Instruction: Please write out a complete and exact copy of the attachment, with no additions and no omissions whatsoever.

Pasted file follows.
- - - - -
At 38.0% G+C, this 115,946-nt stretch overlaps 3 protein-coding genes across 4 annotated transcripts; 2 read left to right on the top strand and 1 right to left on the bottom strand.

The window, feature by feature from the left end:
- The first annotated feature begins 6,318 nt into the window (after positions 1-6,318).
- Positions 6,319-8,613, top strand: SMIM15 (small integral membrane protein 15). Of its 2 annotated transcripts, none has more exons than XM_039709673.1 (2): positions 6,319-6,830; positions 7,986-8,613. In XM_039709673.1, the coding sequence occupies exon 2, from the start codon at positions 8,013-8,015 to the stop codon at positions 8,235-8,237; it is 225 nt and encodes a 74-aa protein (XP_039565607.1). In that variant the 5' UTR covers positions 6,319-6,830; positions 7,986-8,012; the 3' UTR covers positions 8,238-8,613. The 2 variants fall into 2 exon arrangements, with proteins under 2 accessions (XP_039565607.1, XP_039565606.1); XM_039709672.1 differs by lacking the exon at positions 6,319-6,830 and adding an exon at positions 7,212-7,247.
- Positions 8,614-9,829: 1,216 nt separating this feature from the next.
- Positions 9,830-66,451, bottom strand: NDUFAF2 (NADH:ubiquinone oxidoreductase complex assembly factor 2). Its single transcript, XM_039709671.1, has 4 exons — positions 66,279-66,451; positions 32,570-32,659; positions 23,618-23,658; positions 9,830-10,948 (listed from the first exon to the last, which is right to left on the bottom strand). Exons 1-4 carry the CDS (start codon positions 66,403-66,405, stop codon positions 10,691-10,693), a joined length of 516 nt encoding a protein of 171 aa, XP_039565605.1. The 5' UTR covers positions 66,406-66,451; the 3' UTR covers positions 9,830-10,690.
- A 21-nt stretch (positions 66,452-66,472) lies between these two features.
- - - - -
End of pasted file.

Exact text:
At 38.0% G+C, this 115,946-nt stretch overlaps 3 protein-coding genes across 4 annotated transcripts; 2 read left to right on the top strand and 1 right to left on the bottom strand.

The window, feature by feature from the left end:
- The first annotated feature begins 6,318 nt into the window (after positions 1-6,318).
- Positions 6,319-8,613, top strand: SMIM15 (small integral membrane protein 15). Of its 2 annotated transcripts, none has more exons than XM_039709673.1 (2): positions 6,319-6,830; positions 7,986-8,613. In XM_039709673.1, the coding sequence occupies exon 2, from the start codon at positions 8,013-8,015 to the stop codon at positions 8,235-8,237; it is 225 nt and encodes a 74-aa protein (XP_039565607.1). In that variant the 5' UTR covers positions 6,319-6,830; positions 7,986-8,012; the 3' UTR covers positions 8,238-8,613. The 2 variants fall into 2 exon arrangements, with proteins under 2 accessions (XP_039565607.1, XP_039565606.1); XM_039709672.1 differs by lacking the exon at positions 6,319-6,830 and adding an exon at positions 7,212-7,247.
- Positions 8,614-9,829: 1,216 nt separating this feature from the next.
- Positions 9,830-66,451, bottom strand: NDUFAF2 (NADH:ubiquinone oxidoreductase complex assembly factor 2). Its single transcript, XM_039709671.1, has 4 exons — positions 66,279-66,451; positions 32,570-32,659; positions 23,618-23,658; positions 9,830-10,948 (listed from the first exon to the last, which is right to left on the bottom strand). Exons 1-4 carry the CDS (start codon positions 66,403-66,405, stop codon positions 10,691-10,693), a joined length of 516 nt encoding a protein of 171 aa, XP_039565605.1. The 5' UTR covers positions 66,406-66,451; the 3' UTR covers positions 9,830-10,690.
- A 21-nt stretch (positions 66,452-66,472) lies between these two features.